5. C. Randall Henning, 2019. "Regime Complexity and the Institutions of Crisis and Development Finance," Development and Change, International Institute of Social Studies, vol. 50(1), pages 24-45, January.
    6. Terzi, Alessio, 2020. "Macroeconomic adjustment in the euro area," European Economic Review, Elsevier, vol. 128(C).
    7. Jorg Bibow, 2015. "The Euro's Savior? Assessing the ECB's Crisis Management Performance and Potential for Crisis Resolution," Economics Working Paper Archive wp_845, Levy Economics Institute.
    8. Marta Gotz, 2015. "Tendencje rozwojowe klastrów w Niemczech / Development Tendencies of German Clusters," International Economics, University of Lodz, Faculty of Economics and Sociology, issue 11, pages 106-144, September.
    9. Thomas Brand & Fabien Tripier, 2021. "Risk Shocks and Divergence between the Euro Area and the US in the Aftermath of the Great Recession," Annals of Economics and Statistics, GENES, issue 143, pages 137-163.
    10. Marco Meyer, 2021. "Dealing fairly with trade imbalances in monetary unions," Politics, Philosophy & Economics, , vol. 20(1), pages 45-66, February.
    11. van Riet, Ad, 2017. "Addressing the safety trilemma: a safe sovereign asset for the eurozone," ESRB Working Paper Series 35, European Systemic Risk Board.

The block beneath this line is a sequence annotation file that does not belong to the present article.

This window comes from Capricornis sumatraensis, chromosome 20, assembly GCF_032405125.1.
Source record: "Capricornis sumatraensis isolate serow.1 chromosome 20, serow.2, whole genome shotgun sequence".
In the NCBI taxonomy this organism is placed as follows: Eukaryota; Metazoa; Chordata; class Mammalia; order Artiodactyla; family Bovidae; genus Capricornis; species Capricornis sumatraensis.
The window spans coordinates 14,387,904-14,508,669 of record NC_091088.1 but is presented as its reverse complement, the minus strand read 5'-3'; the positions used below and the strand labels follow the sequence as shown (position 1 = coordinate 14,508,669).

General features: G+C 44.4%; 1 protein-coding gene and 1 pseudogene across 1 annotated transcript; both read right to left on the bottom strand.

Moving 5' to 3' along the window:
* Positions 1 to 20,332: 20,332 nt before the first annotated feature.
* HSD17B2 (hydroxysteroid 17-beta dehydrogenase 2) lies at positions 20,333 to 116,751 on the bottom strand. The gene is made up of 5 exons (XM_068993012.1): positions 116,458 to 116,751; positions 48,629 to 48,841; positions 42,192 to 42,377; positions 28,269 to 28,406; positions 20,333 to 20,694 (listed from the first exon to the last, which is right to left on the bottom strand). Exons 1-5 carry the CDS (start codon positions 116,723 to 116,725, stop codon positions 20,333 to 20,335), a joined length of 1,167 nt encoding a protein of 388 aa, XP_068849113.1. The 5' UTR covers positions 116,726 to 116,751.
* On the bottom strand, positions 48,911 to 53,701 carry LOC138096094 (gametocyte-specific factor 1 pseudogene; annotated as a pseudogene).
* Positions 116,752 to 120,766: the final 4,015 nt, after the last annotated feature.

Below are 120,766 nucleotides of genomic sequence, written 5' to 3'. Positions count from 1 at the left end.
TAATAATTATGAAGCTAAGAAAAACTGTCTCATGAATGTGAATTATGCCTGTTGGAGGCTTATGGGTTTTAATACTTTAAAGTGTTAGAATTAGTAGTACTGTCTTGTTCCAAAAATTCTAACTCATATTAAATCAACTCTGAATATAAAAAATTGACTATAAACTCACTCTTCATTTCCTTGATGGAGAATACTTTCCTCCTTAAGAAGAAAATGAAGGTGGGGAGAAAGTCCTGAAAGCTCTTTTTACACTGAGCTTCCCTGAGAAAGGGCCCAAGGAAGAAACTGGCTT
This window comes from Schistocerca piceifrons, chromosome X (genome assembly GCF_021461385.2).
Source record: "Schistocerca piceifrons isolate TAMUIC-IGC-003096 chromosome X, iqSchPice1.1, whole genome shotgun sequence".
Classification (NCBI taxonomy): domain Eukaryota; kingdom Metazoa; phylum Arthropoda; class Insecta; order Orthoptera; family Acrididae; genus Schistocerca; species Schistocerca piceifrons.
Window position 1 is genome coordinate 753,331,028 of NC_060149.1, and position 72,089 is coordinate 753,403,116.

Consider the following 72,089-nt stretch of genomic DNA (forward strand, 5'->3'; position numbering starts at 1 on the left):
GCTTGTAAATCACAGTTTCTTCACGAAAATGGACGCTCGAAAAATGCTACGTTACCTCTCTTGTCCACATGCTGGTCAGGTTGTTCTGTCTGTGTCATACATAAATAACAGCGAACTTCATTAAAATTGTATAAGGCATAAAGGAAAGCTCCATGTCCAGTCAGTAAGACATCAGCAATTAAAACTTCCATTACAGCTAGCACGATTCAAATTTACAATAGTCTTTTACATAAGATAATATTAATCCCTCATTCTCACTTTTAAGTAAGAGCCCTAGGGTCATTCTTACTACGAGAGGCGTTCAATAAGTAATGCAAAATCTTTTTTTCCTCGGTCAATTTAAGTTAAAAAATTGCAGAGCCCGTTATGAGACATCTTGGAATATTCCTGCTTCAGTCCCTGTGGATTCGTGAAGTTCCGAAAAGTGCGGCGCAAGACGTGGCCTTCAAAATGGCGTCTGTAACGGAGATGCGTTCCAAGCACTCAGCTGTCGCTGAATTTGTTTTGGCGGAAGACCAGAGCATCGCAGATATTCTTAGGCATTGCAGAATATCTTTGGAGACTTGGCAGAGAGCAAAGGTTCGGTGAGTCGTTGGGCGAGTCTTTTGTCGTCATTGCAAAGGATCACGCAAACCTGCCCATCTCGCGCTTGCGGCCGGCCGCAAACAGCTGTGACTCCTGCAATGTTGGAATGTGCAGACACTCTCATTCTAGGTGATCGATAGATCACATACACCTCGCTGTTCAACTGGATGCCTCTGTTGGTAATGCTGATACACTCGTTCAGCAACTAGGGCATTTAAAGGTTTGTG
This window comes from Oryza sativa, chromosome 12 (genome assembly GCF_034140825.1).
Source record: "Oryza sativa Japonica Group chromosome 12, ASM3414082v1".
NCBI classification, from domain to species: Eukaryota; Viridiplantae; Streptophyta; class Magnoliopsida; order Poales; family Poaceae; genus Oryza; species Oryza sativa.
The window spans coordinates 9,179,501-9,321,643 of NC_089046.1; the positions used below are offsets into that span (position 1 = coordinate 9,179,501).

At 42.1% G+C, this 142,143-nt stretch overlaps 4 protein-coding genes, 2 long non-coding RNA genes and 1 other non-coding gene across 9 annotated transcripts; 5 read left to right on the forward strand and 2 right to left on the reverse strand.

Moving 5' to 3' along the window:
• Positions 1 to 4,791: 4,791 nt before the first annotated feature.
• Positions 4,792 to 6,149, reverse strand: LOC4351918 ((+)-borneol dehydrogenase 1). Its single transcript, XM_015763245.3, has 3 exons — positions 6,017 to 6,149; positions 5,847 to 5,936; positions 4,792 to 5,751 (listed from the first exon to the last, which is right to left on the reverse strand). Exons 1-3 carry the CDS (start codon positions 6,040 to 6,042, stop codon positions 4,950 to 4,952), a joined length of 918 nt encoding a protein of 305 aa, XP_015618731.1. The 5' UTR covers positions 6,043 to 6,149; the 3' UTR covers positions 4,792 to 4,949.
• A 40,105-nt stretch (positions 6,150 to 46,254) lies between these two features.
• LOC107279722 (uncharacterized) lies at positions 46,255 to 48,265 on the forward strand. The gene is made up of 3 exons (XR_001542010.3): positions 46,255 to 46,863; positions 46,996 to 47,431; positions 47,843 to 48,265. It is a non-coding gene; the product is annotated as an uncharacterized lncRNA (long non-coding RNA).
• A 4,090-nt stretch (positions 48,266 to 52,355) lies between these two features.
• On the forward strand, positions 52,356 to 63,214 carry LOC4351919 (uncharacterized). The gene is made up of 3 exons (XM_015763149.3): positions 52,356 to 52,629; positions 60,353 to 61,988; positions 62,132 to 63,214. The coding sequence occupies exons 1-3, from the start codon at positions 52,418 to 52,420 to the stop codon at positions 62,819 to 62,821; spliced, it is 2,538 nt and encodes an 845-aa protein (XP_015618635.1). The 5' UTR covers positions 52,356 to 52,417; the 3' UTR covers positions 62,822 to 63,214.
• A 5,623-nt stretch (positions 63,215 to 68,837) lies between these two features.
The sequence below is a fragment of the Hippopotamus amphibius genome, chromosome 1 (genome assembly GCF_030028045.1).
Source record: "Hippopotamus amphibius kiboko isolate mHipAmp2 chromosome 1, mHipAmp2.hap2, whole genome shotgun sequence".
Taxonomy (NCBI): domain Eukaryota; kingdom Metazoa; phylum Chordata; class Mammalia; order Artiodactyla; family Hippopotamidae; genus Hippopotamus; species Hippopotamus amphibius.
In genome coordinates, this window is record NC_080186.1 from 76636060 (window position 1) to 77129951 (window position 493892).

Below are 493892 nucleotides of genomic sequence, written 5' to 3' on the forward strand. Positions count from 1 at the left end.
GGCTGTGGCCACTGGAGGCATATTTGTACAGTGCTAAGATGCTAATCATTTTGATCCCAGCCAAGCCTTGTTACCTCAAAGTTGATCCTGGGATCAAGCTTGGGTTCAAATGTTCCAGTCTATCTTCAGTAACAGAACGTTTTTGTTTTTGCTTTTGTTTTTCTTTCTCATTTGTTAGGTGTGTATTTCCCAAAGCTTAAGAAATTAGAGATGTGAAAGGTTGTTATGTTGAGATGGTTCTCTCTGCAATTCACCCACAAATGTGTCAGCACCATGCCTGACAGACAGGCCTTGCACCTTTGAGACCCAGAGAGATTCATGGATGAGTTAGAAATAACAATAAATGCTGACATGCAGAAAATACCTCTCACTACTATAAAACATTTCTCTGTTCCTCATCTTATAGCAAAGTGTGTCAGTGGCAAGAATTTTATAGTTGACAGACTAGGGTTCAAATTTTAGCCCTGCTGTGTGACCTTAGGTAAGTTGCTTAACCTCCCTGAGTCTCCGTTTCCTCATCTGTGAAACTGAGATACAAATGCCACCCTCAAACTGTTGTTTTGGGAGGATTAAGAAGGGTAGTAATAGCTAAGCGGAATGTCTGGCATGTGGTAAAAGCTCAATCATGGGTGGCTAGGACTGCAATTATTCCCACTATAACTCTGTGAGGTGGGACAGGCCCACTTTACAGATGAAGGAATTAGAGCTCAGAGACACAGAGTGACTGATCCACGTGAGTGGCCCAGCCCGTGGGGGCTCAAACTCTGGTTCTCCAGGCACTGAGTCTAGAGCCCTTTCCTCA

12. Paolo Canofari & Alessandro Ponte, 2018. "Chinese and European Financial Systems: Instability Drivers and Contagion Channels," International Advances in Economic Research, Springer;International Atlantic Economic Society, vol. 24(4), pages 311-324, November.
    13. De Grauwe Paul & Ji Yuemei, 2018. "Core-Periphery Relations in the Eurozone," The Economists' Voice, De Gruyter, vol. 15(1), pages 1-15, December.
    14. Jan Jurczyk & Alexander Eckrot, 2015. "Cross correlations in European government bonds and EuroStoxx," Papers 1502.07367, arXiv.org, revised Jul 2015.
    15. C. Randall Henning, 2017. "Avoiding Fragmentation of Global Financial Governance," Global Policy, London School of Economics and Political Science, vol. 8(1), pages 101-106, February.
    16. Dilger, Alexander, 2022. "The Euro from a Business Perspective," Economia Internazionale / International Economics, Camera di Commercio Industria Artigianato Agricoltura di Genova, vol. 75(3), pages 269-282.
    17. Mattia Guidi & Igor Guardiancich, 2018. "Intergovernmental or supranational integration? A quantitative analysis of pension recommendations in the European Semester," European Union Politics, , vol. 19(4), pages 684-706, December.
    18. Dieter Helm, 2020. "The Environmental Impacts of the Coronavirus," Environmental & Resource Economics, Springer;European Association of Environmental and Resource Economists, vol. 76(1), pages 21-38, May.
    19. Dilger, Alexander, 2017. "Wirtschaftsethische Überlegungen zur Finanz- und Eurokrise," Discussion Papers of the Institute for Organisational Economics 5/2017, University of Münster, Institute for Organisational Economics.
    20. Rostagno, Massimo & Altavilla, Carlo & Carboni, Giacomo & Lemke, Wolfgang & Motto, Roberto & Saint Guilhem, Arthur & Yiangou, Jonathan, 2019. "A tale of two decades: the ECB’s monetary policy at 20," Working Paper Series 2346, European Central Bank.